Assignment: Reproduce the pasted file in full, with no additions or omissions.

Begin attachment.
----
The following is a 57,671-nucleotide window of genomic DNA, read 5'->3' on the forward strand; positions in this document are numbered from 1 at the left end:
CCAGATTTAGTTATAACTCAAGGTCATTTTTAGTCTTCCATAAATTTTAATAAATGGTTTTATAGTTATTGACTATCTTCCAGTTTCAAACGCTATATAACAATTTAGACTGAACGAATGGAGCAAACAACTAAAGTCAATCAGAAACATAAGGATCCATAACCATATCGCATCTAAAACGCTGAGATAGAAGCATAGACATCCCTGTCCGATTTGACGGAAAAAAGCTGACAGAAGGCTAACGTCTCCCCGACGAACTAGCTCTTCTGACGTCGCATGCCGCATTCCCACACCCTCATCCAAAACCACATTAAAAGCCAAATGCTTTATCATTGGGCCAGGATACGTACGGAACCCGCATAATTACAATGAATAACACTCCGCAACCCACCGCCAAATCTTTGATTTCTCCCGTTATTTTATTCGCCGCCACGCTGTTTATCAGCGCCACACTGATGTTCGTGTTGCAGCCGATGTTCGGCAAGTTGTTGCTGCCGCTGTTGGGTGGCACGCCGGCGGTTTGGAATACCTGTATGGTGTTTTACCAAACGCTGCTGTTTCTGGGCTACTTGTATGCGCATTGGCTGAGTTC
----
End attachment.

The following is a 57,671-nucleotide window of genomic DNA, read 5'->3' on the forward strand; positions in this document are numbered from 1 at the left end:
CCAGATTTAGTTATAACTCAAGGTCATTTTTAGTCTTCCATAAATTTTAATAAATGGTTTTATAGTTATTGACTATCTTCCAGTTTCAAACGCTATATAACAATTTAGACTGAACGAATGGAGCAAACAACTAAAGTCAATCAGAAACATAAGGATCCATAACCATATCGCATCTAAAACGCTGAGATAGAAGCATAGACATCCCTGTCCGATTTGACGGAAAAAAGCTGACAGAAGGCTAACGTCTCCCCGACGAACTAGCTCTTCTGACGTCGCATGCCGCATTCCCACACCCTCATCCAAAACCACATTAAAAGCCAAATGCTTTATCATTGGGCCAGGATACGTACGGAACCCGCATAATTACAATGAATAACACTCCGCAACCCACCGCCAAATCTTTGATTTCTCCCGTTATTTTATTCGCCGCCACGCTGTTTATCAGCGCCACACTGATGTTCGTGTTGCAGCCGATGTTCGGCAAGTTGTTGCTGCCGCTGTTGGGTGGCACGCCGGCGGTTTGGAATACCTGTATGGTGTTTTACCAAACGCTGCTGTTTCTGGGCTACTTGTATGCGCATTGGCTGAGTTC